IBM’s 1964 Noodle Plucker storage (IBM 2321)

You want mass storage? You’ll need: piano wire, 2000 strips of magtape, a bucket, a 5 horsepower motor, and skills in aerodynamics, hydraulics, magnetics, optics, pneumatics and of course mechanics.

I bring you, the noodle plucker, by IBM - a successful storage technology from 1964:


A bucket holds 2000 strips of magtape, spins into position so little piano-wire fingers can part the strips of tape to select the right one, the strip is then plucked from the bucket, whisked around a read-write cylinder which then reverses and threads the tape back into its cassette. Then the bucket spins again. Sub-second access time.

and when it thrashes…

“Up to eight 2321s could be attached … overall capacity of over 3GB. Reportedly the Data Cell required 23 liters of motor oil.”

“the distinctive THUM-SLAM-KERCHUNK-WHISH of the data cell as the cells rotated into position and were locked home, and a magnetic strip was selected and flew around the read-write drum”

“I once heard about how the data cell came to be. The story was that it was done as an MIT senior thesis project by a student whose professor had asked him to build a storage device which used all known technologies. So it uses magnetics, pneumatics, mechanics, hydraulics, optics, aerodynamics…”

The IBM 2321 Data Cell Drive

Edit: see also an amusing 3-page story “The 2321 Data Cell & Joe Rufin” here (Google Doc) (Original in Word format on Ed Thelen’s site)

(previously posted as a comment to (now lost))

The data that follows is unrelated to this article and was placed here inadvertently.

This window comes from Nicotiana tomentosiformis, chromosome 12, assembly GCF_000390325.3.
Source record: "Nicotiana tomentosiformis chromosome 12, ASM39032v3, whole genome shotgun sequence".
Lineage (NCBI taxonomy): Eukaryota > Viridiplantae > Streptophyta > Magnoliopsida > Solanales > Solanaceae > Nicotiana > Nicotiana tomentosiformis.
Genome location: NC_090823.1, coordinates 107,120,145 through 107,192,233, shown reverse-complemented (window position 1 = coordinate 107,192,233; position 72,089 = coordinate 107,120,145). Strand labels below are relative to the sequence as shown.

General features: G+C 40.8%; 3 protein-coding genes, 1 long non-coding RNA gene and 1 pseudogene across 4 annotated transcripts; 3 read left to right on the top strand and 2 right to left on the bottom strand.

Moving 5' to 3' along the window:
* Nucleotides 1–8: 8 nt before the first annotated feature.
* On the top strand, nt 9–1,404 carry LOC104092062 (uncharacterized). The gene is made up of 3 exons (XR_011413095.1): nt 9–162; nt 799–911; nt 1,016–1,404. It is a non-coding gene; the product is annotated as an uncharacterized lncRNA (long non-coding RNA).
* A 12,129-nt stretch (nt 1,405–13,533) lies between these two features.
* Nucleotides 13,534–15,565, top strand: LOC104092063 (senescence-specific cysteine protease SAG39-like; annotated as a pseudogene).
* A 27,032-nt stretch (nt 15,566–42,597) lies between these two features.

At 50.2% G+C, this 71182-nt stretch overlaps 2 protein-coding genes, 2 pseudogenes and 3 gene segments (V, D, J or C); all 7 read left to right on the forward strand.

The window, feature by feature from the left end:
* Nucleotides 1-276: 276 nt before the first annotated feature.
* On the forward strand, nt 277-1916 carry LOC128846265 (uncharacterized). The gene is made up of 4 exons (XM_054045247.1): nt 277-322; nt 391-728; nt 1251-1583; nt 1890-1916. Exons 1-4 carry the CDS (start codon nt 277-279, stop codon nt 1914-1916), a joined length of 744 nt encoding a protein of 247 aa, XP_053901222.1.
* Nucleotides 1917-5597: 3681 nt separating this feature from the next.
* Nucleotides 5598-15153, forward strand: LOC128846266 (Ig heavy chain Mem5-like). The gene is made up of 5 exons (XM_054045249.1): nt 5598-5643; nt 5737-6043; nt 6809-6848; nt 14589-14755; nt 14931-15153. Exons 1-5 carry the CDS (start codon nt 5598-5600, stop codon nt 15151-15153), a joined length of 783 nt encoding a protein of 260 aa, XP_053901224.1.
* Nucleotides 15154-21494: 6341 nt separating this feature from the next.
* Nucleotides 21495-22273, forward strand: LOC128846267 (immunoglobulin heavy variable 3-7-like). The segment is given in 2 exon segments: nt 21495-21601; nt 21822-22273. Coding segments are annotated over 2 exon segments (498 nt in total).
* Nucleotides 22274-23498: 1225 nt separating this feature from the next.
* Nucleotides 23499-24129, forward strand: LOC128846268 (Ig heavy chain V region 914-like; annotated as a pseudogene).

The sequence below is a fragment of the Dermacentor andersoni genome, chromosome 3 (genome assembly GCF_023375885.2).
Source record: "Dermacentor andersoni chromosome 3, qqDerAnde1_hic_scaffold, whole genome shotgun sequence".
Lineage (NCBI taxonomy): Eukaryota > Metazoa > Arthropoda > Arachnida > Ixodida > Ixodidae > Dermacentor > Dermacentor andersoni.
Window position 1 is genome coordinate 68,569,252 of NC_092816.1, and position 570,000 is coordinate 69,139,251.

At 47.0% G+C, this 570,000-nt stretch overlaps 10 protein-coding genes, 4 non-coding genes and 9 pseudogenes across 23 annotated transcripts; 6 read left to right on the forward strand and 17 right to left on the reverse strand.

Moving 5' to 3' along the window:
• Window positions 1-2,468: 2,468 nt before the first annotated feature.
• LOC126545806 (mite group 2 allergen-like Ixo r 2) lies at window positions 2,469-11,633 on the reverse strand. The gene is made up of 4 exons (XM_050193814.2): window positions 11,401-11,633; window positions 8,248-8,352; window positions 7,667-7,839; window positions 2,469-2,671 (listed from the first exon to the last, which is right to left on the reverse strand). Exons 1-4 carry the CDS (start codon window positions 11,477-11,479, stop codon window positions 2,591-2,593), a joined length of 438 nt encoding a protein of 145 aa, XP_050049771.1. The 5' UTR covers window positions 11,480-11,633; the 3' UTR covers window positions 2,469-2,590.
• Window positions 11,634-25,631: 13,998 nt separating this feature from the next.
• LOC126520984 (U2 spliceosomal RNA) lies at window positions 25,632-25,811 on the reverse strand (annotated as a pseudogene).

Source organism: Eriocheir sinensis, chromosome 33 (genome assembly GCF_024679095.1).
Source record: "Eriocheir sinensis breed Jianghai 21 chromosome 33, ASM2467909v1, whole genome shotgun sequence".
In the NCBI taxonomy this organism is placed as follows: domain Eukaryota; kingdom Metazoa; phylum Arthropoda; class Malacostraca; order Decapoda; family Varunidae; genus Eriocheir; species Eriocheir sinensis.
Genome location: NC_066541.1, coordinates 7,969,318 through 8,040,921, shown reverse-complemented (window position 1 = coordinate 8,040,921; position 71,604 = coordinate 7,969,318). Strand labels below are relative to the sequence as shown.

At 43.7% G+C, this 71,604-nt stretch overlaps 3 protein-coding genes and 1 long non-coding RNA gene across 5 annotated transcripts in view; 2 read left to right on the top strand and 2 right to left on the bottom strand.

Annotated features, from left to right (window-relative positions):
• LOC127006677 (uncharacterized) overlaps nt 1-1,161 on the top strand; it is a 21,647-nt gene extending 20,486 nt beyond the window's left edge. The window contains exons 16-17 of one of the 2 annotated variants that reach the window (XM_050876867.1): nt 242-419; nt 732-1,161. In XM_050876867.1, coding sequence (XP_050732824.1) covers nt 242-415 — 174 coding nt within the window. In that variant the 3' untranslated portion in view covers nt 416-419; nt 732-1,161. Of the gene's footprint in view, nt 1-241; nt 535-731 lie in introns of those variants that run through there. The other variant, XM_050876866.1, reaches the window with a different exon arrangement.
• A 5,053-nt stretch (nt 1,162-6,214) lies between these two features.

Edit: better IBM link in the body, replacing IBM Archives: IBM 2321 data cell drive

IBM Archives: IBM 2321 close-ups

(Resurrected from Google Plus)


IBM had another system that involved boxes of magnetic cards, slightly like NCR’s CRAM. I’m blanking on the reference, but it sounds even more baroque than either of these systems.

One the “all known technologies” front, the much earlier Monotype typecasting machine used mechanics, hydraulics, pneumatics, electrical switching - plus a great big pot of molten metal. While computers can generally be considered excellent heaters, I don’t know of any that relied on molten metal. Mercury delay lines are liquid at room temperature, and maybe someone once used liquid sodium batteries for backup power and lived to tell the tale.


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Now you make me think of a hot metal computer (the “Linobits”?), where bits are casted as tiny protrusion on bars and transported via rails (a “railbus”?) to where they are sensed (mechanically, by brush wires, etc) and the molten again. We could even cast entire packages in form of code plates:slight_smile:

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